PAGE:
Germany's only Green state premier says conservatives copy his policies
The only state premier from the Green Party in Germany, Winfried Kretschmann from Baden-Wurttemberg, says the state's conservative CDU party has largely adopted his own party's stance on many environmental topics to lure away potential Green voters at the upcoming state elections on 14 March. Kretschmann, who governs the wealthy and highly industrialised state in the country's Southwest since 2011, said in an interview with newspaper Tageszeitung (taz) that "What they say is purely Kretschmann." The election programme of the state's CDU, the party of Chancellor Angela Merkel and the Greens’ smaller coalition partner in the state, to a large extent borrows from Kretschmann's approach to government that seeks to combine emissions reduction with economic success through innovative companies selling green technology, the 72-year-old politician said. "The difference is that I have been implementing this for ten years, now the CDU finally is waking up to it," Kretschmann argued. "This is not a bad thing, it's just that it is not their own idea," he added.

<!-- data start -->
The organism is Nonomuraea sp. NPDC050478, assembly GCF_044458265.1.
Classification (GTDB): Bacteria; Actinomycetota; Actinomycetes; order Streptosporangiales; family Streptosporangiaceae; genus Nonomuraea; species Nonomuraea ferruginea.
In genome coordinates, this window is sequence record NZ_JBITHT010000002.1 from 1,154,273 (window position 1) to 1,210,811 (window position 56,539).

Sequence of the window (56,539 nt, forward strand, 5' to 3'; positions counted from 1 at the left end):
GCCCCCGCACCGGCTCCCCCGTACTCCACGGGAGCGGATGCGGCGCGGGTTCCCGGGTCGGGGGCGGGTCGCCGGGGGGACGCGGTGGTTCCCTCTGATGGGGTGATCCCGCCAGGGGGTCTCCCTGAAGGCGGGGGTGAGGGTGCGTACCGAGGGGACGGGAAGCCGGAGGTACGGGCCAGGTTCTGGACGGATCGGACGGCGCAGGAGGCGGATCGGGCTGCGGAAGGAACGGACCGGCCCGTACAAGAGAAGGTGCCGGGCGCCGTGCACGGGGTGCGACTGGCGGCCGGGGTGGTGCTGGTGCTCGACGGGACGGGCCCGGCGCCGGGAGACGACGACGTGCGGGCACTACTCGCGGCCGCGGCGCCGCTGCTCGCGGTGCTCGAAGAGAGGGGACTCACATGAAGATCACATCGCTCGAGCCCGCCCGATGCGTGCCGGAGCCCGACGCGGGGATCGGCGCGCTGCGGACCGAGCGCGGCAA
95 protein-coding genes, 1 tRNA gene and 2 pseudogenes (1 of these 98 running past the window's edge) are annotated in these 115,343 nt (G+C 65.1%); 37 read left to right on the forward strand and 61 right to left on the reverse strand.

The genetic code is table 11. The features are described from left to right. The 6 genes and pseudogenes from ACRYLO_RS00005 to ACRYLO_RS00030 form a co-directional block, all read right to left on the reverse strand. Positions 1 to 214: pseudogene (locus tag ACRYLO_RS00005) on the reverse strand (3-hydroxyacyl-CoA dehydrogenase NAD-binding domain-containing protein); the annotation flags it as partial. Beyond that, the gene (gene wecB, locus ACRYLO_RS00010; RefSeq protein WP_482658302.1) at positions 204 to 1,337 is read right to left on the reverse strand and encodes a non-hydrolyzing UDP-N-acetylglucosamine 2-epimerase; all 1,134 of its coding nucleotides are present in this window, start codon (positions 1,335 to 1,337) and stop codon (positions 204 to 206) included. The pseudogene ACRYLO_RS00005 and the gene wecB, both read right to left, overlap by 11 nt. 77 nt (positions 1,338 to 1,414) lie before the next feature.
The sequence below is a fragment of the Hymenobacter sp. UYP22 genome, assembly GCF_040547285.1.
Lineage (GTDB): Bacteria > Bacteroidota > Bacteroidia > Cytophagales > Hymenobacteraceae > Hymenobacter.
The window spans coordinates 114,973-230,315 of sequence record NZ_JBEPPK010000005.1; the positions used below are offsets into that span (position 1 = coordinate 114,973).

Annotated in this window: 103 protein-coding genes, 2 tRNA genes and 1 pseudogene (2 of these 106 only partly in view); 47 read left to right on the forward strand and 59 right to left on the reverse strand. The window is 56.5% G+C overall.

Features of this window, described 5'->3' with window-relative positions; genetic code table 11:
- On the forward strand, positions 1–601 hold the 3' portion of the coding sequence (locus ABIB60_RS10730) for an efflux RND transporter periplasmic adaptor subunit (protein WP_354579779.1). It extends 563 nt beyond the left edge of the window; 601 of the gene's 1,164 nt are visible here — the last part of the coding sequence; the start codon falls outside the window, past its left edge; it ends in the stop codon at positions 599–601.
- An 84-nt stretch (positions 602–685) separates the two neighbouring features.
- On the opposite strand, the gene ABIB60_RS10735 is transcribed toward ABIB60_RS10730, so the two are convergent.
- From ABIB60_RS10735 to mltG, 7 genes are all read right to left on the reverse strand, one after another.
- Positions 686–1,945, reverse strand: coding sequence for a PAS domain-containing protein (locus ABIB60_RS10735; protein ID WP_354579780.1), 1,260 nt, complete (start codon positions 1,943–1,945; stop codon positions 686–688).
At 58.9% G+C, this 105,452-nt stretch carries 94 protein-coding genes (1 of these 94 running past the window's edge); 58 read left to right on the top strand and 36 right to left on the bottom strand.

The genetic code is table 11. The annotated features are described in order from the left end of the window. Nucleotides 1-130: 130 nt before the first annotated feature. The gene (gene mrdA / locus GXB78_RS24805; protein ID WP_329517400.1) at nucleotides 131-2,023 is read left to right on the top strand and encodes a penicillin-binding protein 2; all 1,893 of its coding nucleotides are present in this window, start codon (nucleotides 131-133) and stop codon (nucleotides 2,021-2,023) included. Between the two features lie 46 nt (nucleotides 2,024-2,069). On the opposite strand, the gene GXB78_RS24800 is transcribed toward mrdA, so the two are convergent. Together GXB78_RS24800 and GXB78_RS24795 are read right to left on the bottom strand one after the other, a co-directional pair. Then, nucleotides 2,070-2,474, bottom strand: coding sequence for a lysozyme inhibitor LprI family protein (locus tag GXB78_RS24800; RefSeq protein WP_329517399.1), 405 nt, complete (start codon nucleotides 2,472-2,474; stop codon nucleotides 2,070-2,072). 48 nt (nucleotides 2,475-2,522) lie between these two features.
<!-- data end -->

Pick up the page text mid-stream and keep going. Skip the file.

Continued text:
Kretschmann said his state had "a green-thinking population" and joining forces with the strong industry and civil society there would be the best way forward to thrive politically in Baden-Wurttemberg. Asked about criticism by climate activist groups like Fridays for Future (FfF) that his government is pandering too much to industry interests and does not pursue a rigorous emissions reduction policy aiming to limit global warming to 1.5 degrees Celsius, he said this amounted to "impatience of the youth" and that "the fight against climate change didn't start with FfF." While the activists were right that climate action measures should be implemented faster, successful policy making also meant that things take time and need a lot of preparation, Kretschmann said.